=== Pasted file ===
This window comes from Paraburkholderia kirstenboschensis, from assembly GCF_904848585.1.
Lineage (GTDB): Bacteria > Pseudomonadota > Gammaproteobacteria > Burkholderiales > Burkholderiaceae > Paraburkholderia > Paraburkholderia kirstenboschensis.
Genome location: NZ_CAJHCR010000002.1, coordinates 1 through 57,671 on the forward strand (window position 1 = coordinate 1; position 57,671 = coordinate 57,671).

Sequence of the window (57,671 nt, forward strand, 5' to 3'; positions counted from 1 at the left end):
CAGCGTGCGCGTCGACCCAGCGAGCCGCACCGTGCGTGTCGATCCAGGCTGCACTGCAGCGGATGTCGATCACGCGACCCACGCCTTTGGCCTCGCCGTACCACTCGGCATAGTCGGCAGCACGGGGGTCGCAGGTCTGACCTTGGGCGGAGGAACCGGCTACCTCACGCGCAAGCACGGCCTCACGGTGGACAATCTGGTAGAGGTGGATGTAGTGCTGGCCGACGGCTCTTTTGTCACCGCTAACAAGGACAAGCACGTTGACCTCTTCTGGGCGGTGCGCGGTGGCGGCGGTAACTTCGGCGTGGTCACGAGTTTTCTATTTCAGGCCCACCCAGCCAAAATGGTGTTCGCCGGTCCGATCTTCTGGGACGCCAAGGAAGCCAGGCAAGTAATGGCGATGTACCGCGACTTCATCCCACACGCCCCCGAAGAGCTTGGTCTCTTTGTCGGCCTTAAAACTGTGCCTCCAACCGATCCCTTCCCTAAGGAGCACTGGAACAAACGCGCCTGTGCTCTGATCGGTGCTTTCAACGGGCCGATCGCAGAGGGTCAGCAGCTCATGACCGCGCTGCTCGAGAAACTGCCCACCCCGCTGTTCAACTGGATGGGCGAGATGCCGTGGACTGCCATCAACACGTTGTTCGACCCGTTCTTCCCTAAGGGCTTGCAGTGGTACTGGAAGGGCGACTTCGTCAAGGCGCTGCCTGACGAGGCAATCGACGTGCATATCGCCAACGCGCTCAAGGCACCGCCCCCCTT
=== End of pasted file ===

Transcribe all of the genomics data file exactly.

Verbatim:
This window comes from Paraburkholderia kirstenboschensis, from assembly GCF_904848585.1.
Lineage (GTDB): Bacteria > Pseudomonadota > Gammaproteobacteria > Burkholderiales > Burkholderiaceae > Paraburkholderia > Paraburkholderia kirstenboschensis.
Genome location: NZ_CAJHCR010000002.1, coordinates 1 through 57,671 on the forward strand (window position 1 = coordinate 1; position 57,671 = coordinate 57,671).

Sequence of the window (57,671 nt, forward strand, 5' to 3'; positions counted from 1 at the left end):
CAGCGTGCGCGTCGACCCAGCGAGCCGCACCGTGCGTGTCGATCCAGGCTGCACTGCAGCGGATGTCGATCACGCGACCCACGCCTTTGGCCTCGCCGTACCACTCGGCATAGTCGGCAGCACGGGGGTCGCAGGTCTGACCTTGGGCGGAGGAACCGGCTACCTCACGCGCAAGCACGGCCTCACGGTGGACAATCTGGTAGAGGTGGATGTAGTGCTGGCCGACGGCTCTTTTGTCACCGCTAACAAGGACAAGCACGTTGACCTCTTCTGGGCGGTGCGCGGTGGCGGCGGTAACTTCGGCGTGGTCACGAGTTTTCTATTTCAGGCCCACCCAGCCAAAATGGTGTTCGCCGGTCCGATCTTCTGGGACGCCAAGGAAGCCAGGCAAGTAATGGCGATGTACCGCGACTTCATCCCACACGCCCCCGAAGAGCTTGGTCTCTTTGTCGGCCTTAAAACTGTGCCTCCAACCGATCCCTTCCCTAAGGAGCACTGGAACAAACGCGCCTGTGCTCTGATCGGTGCTTTCAACGGGCCGATCGCAGAGGGTCAGCAGCTCATGACCGCGCTGCTCGAGAAACTGCCCACCCCGCTGTTCAACTGGATGGGCGAGATGCCGTGGACTGCCATCAACACGTTGTTCGACCCGTTCTTCCCTAAGGGCTTGCAGTGGTACTGGAAGGGCGACTTCGTCAAGGCGCTGCCTGACGAGGCAATCGACGTGCATATCGCCAACGCGCTCAAGGCACCGCCCCCCTT